I’ve just finished delivering a two-day workshop on resilience and leadership in emergencies. While I know a lot about leadership and leading change and transformation, and some about resilience, and leading with resilience, I needed to do a whole lot of research about emergencies and how leadership looks in emergencies.
In this article, I will share some of the things that I discovered, because during our leadership careers we are all faced with levels of crisis and challenge. Having these ideas in your kit bag will serve you at some point. Whether you are dealing with an isolated crisis, an emergency, a disaster, or a catastrophe, you will be more equipped.
(Resource: the Australian Institute for Disaster Resilience has some great information, documents and plans if you feel like you could use a little more help).
What is good leadership composed of in emergency and disaster situations?
There are three themes that consistently came up in my research.
1. Good leaders who are faced or challenged with catastrophe and disaster focus on the important things.
They get very specific about the things that they focus on, which will have an impact and make a difference. And they stay out of the noise. They stay out of the detail because there are other people to deal with that. They focus only on the important, impactful things.
2. The second thing that is really key, and not a surprise, is communication.
Communication, communication, communication. The good emergency leaders are consistent with their messaging, they’re frequent, they use multi modes so that everybody feels like they are being communicated to throughout the different stages of an emergency situation. From the very beginning of identifying a situation, through the response to the situation, through the recovery of the situation, through to prevention and preparing for what might come next.
3. The third key thing that good leaders do during emergency, disaster, and catastrophe, is that they develop their people.
They make sure that their people have the knowledge, the skills, and the capability to be able to participate in, and contribute to, the response and the recovery.
They make sure that their people have self-belief and confidence, so they are able to step into that emergency, disaster, catastrophe situation feeling fully equipped.
So how do you lead in these 3 key areas during emergency, disaster and catastrophe?
1. Focus on the important.
Use Covey’s Time Management Matrix to make sure that you’re focused primarily in quadrant two – important, not urgent work. Now in an emergency, catastrophe, disaster situation, everything feels like it’s urgent, but actually, there are things that you need to do. There are sequences of responses; there are plans. And if you execute according to those things, you are not in urgency, you’re following the plan for implementation and doing the important things.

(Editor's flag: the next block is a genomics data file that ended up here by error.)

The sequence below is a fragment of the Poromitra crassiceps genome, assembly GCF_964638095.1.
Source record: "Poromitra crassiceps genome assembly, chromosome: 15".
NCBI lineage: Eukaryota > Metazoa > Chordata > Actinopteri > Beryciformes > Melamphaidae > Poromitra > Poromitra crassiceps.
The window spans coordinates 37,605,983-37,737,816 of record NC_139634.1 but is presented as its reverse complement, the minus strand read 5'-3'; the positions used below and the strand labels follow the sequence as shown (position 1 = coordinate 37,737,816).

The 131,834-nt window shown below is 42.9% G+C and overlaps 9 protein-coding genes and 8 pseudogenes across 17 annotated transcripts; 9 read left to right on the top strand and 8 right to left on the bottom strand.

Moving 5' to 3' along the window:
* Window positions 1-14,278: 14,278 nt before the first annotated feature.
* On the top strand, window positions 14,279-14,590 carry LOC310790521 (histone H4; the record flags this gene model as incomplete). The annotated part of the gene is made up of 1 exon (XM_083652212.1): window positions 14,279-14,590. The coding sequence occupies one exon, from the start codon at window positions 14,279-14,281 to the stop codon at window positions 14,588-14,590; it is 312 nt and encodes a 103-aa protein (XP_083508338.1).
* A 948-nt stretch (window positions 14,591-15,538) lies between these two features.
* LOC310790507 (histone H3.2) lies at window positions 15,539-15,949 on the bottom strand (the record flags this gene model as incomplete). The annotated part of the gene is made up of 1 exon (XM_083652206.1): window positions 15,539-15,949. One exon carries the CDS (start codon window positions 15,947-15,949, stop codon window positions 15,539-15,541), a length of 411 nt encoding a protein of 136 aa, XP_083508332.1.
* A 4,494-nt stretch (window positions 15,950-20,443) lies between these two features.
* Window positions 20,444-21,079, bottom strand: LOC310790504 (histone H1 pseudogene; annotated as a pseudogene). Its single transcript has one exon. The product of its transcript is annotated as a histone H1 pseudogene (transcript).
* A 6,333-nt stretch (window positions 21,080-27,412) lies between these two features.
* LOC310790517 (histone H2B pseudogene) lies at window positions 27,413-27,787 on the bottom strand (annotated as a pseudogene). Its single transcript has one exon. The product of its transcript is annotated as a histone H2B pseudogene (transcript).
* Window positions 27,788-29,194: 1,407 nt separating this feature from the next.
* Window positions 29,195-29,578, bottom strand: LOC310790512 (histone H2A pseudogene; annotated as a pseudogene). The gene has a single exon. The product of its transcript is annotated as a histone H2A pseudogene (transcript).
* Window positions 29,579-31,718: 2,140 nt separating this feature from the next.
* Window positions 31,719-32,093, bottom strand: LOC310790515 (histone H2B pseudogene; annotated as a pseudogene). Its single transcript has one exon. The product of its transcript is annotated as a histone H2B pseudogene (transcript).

So the things in quadrant two that you need to focus on are:
- Project planning
- Building relationships inside your organisation, and also externally – providers, might be with colleagues, customers, stakeholders
- Preventative maintenance. You need to make sure that your systems, your tools, your equipment, your processes are all in really good working condition at all times to prevent breakdowns.
- Building capability – particularly with your people, and also systems, processes, technology, equipment. You need to be consistently building capability that will support you now and in the future.
Review what you are focused on and ensure you are spending most of your energy, effort and time on Q2 activities.
If you are not sure what to communicate or how to communicate, you can use the four Ps model below.
- Purpose – Why are you doing what you are doing?
- Picture – What is it going to look like when we get there, whether that is next week or next year?
- Pathway – What is the plan to get to where you are going. What is the overall plan, maybe some milestone points?
- Part – What is the part that you need each person to play or contribute in this process?
Using the 4P’s helps to build your consistent communication.
You also need to consider the different modes of delivery that you use. Use different channels of communicating because people pick up information in different ways. So think broadly around emails, and newsletters, and internet, and videos, and audio, and in team meetings, one-on-one, in groups and so on.
3. Building Capability.
There are many ways of approaching this. Everything from classroom training and self-paced learning, to on the job learning. Your coaching and the mentoring approaches are also key. Utilise the coaching moments and mentoring moments as often as possible. Grow and develop the people around you so that they can step up as leaders too. So they can step up in terms of the accountability that they are taking during the emergency, and they also feel confident they have the capability to contribute.
These 3 key themes can help you to identify where you need to focus your own leadership so that you are more prepared as a leader to respond appropriately and effectively to any crisis, emergency, disaster or catastrophe.
I’d love to know your thoughts.
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